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Indonesian business bodies slam Pelindo II surcharges at Tanjung Priok

Indonesian business bodies slam Pelindo II surcharges at Tanjung Priok
The Indonesian Chamber of Commerce and Industry (Kadin), together with several other business associations representing port service users, have called on state port operator Pelindo II to revoke penalty fees levied on firms that fail to clear their containers on time at Jakarta’s Tanjung Priok Port, local reports said.

New regulations, introduced in February require containers to be cleared on the day of arrival or be levied a demurrage charge eight times the normal daily rate.

Pelindo II executives, including acting president director Dede Martin, said the new rules are aimed at streamlining the flow of goods and reducing dwelling times at Tanjung Priok, but Indonesia's most influential business lobby group, Kadin, slammed the regulation, saying that the imposition of higher fees had no immediate correlation to reducing dwelling times and ran counter to the government’s efforts to reduce logistics costs.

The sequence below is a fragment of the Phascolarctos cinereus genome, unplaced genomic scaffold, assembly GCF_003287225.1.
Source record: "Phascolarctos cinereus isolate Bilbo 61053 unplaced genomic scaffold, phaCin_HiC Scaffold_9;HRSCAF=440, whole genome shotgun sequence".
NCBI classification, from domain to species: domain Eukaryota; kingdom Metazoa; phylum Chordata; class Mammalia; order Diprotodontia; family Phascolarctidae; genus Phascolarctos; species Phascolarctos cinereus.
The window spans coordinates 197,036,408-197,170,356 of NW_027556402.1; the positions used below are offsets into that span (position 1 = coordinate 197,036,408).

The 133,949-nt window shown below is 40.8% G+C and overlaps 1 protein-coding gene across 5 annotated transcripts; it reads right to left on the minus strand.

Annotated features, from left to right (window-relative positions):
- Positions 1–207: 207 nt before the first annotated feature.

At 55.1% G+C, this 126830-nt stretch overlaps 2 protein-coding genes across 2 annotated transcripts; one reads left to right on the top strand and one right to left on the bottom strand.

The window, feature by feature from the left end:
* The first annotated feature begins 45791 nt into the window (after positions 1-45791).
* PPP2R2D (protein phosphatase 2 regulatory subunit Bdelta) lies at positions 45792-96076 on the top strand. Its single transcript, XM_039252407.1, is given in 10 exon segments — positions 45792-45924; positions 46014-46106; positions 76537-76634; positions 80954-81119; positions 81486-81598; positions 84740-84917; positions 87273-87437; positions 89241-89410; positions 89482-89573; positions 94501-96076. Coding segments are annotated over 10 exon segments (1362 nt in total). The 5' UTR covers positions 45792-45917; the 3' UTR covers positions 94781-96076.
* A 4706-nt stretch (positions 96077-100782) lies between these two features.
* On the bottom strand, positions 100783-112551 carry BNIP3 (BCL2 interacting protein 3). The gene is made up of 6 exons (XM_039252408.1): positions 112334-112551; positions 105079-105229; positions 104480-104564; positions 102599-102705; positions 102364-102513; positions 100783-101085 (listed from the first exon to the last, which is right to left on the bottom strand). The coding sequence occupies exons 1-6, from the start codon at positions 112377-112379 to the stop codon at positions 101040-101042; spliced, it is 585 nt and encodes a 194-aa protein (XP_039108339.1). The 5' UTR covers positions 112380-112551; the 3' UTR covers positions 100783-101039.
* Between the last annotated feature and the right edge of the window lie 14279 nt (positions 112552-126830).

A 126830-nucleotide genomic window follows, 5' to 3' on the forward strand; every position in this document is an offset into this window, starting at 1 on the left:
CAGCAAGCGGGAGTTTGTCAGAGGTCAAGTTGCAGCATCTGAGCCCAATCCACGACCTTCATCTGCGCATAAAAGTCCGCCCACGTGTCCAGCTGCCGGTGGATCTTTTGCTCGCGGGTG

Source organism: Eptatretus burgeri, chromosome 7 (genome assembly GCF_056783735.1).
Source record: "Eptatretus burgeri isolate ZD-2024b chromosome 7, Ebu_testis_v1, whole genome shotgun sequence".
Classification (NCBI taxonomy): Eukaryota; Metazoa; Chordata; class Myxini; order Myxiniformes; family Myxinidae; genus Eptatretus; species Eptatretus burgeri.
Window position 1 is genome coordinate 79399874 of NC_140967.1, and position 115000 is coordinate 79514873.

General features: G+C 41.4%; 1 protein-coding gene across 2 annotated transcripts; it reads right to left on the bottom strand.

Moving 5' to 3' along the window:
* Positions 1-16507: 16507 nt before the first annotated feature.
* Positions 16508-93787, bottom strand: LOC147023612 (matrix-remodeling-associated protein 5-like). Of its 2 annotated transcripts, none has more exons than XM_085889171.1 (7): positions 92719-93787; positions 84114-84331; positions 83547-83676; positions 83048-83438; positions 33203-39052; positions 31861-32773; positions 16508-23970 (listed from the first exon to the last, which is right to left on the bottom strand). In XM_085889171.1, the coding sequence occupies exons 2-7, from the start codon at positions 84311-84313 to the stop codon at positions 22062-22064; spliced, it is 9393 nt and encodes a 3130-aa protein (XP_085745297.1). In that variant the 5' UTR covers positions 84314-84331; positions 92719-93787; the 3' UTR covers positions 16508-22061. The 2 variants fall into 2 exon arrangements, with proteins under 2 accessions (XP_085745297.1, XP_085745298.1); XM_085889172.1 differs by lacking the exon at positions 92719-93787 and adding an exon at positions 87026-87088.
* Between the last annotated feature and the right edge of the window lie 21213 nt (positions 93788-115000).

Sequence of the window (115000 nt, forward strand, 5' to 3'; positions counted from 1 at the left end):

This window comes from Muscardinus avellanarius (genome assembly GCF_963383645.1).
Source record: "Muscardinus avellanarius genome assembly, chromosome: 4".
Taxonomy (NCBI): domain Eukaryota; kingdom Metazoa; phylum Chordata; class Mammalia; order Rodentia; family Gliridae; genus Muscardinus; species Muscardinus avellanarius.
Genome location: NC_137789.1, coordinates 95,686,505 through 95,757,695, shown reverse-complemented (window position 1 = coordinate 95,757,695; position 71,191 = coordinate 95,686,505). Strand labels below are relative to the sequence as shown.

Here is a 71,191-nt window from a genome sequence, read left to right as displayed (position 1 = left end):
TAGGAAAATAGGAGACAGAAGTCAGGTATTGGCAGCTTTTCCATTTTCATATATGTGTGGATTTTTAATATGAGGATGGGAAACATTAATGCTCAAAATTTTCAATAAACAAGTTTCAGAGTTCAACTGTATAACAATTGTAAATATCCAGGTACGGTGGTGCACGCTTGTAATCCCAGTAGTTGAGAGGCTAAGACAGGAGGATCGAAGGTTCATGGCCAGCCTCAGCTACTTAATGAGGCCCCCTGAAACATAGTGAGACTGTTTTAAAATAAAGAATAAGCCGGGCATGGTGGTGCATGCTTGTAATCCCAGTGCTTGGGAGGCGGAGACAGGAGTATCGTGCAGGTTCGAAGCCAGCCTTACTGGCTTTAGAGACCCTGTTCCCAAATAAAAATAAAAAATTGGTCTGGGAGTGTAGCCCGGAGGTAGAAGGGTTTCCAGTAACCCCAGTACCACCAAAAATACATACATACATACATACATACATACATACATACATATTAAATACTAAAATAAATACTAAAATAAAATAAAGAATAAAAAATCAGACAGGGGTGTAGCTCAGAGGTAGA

Instead, the government should conduct further deregulation to simplify import licenses, infrastructure improvements and better coordination with all relevant authorities, Kadin deputy chairman for logistics and supply chain management Rico Rustombi said.

“Reducing dwelling times can’t be done by increasing fees,” he reiterated. “This offends port users’ sense of fairness as logistics costs will remain high.”

Representatives from 15 other associations, including the Indonesian Employers Association (Apindo), the Association of Indonesian Automotive Manufacturers (Gaikindo) and the Indonesian Footwear Producers Association (Aprisindo) also joined in support of Kadin's position.

Kadin data shows that Indonesia’s terminal handling charges (THC) are already the second highest in Southeast Asia after Singapore, ranging from $95 per teu to $145 per feu, compared to Singapore’s charges of $155 and $235, respectively.

Cikarang Dry Port ceo Benny Woernardi, pointed out that about two-thirds of vessel arrivals are during the night and by the time unloading is completed actual containers go on the dock only early the next day. However, Pelindo II considers this the second day and imposes surcharges, compared to Malaysia and Singapore, which impose higher fees on the fourth day after a container’s arrival.